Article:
Gov. Asa Hutchinson called on higher education leaders Jan. 9 to freeze tuition at Arkansas’ four-year colleges and universities for the 2018-2019 academic year.
In remarks to the Joint Budget Committee in January,Hutchinson said the freeze is intended to “give our students a break” from rising tuition costs, according to a Talk Business and Politics article. For UCA to freeze tuition, the board of trustees would have to authorize not raising tuition for the 2018-19 academic year.
President Houston Davis said he doesn’t anticipate a battle over the freeze among board members, and said he supports measures to decrease the financial burden on students.
“The biggest concern is about the cost of education to students,” Davis said. “Any increase in tuition is a lot [to students].”
Davis said the timing of Hutchinson’s request allows the university time to make plans about where the budget will need to be tightened over the next academic year. He said announcements like these often come in May, a mere two months before the university must approve the annual budget in July.
Davis said the tuition freeze requested by Hutchinson doesn’t extend to student fees, but that the Student Government Association is reviewing student fees to determine if they are achieving their intended purposes. However, he said student fees won’t be used to make up for a tuition shortfall because they are dedicated to specific purposes — the university will have to find other ways to make the budget work.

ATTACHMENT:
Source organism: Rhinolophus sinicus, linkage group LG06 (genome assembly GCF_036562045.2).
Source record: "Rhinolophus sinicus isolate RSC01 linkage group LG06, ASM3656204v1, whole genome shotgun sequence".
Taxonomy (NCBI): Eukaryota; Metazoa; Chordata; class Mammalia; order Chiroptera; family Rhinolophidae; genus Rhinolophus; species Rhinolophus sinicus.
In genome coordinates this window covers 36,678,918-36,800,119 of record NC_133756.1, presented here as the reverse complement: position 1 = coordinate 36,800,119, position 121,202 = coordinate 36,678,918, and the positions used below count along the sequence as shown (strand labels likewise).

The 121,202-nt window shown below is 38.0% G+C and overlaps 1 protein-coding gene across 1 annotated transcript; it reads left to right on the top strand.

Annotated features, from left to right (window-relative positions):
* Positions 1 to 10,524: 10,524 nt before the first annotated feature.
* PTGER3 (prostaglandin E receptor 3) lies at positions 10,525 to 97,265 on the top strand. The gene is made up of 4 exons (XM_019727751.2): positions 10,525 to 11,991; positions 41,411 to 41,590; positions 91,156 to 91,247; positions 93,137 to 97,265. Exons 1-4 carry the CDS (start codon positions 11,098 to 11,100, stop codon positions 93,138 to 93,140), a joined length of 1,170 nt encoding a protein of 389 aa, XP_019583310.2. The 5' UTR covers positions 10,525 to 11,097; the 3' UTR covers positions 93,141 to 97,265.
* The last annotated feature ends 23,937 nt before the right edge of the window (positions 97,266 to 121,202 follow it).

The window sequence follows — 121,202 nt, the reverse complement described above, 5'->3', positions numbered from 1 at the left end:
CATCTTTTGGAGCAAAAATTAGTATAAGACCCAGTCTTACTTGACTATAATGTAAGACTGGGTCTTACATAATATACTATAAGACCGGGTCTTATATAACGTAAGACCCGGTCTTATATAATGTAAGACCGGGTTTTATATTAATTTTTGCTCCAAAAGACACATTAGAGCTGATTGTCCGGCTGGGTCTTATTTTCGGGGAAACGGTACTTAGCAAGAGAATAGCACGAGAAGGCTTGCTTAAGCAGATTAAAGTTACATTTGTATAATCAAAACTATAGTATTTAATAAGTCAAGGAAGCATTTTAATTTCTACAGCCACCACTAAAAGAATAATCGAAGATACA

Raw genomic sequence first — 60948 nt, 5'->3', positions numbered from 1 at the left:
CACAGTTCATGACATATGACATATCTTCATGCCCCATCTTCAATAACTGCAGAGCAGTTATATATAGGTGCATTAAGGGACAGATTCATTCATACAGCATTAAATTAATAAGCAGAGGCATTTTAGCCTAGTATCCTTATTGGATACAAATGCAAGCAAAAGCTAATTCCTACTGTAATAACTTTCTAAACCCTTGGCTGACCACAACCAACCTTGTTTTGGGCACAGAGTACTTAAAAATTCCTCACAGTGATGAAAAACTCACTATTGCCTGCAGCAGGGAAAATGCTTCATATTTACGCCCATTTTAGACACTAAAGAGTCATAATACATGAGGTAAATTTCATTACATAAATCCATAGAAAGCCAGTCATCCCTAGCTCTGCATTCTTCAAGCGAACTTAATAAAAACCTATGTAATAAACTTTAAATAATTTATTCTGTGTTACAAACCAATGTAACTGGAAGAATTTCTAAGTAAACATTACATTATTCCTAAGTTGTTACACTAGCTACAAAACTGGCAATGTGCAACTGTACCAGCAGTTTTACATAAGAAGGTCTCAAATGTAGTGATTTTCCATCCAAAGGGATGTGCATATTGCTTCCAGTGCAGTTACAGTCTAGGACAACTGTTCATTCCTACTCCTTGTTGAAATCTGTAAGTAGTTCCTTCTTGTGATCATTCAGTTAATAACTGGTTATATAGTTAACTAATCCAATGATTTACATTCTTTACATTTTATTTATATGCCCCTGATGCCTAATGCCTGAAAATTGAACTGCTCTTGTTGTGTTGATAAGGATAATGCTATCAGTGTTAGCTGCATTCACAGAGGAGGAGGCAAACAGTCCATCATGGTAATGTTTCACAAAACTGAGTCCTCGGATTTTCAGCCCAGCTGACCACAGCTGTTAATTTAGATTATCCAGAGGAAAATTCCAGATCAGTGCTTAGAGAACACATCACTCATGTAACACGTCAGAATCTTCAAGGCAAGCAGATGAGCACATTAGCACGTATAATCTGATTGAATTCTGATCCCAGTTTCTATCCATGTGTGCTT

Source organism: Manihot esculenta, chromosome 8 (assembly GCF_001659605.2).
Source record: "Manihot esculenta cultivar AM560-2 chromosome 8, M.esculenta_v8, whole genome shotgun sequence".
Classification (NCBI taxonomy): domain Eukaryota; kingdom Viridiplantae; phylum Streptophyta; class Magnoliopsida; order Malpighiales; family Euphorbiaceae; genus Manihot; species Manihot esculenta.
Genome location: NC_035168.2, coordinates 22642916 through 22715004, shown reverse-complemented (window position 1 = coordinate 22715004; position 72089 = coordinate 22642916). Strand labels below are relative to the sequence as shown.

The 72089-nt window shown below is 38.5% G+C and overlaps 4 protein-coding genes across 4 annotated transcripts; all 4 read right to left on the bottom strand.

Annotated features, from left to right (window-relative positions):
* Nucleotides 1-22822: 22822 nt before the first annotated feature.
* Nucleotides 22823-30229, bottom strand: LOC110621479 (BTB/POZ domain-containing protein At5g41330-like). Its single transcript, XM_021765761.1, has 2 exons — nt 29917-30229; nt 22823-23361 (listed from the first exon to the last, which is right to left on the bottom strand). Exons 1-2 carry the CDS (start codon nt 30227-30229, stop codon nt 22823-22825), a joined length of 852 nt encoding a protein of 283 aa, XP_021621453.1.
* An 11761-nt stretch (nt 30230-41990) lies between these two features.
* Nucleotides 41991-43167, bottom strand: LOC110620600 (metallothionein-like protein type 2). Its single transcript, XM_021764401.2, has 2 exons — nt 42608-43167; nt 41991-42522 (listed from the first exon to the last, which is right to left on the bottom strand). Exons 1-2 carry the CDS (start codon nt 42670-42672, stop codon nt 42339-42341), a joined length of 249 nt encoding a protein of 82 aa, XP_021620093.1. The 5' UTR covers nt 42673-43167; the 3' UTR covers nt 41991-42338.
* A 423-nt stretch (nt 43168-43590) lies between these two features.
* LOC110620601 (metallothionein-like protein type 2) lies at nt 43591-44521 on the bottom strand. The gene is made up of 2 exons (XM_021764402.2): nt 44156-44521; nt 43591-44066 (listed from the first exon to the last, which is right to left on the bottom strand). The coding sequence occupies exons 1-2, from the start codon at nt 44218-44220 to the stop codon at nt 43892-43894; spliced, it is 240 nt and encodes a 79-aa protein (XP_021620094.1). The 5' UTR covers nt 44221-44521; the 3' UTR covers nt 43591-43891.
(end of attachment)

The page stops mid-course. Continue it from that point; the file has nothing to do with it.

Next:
“You play the cards you’re dealt,” Davis said.
Vice President of Finance Diane Newton said in an email that no decisions have been made about student fees, but acknowledged that the budgeting process will need to be well planned out.
“As we move into the budget preparation period, the campus hopefully understands that without additional tuition revenue, increases to the budgets will be targeted to meet very specific needs,” Newton said.
Newton also said that the university hopes to receive additional funding from the state based on the new merit-based funding model. UCA voluntarily froze tuition and mandatory fees for the 2015-16 academic year.
Over the next two academic years, UCA has seen a modest increase in the percent change of tuition. Before the freeze, tuition increased by less than 3 percent for every year since 2008, aside from a 4.5 percent increase in 2013-14.
Between 2014 and 2015, tuition increased by 3 percent. After the freeze, the increase in tuition jumped to
5.16 percent — this jump maybe expected after any tuitionfreeze. However, the percentage increase remained high for 2017-18 at 4.82 percent.
While UCA didn’t raise mandatory fees during the freeze, the athletic fee did see a 5.88 percent increase in 2016-17 in the first athletic fee hike since 2010-11.
Photo courtesy of the UCA website.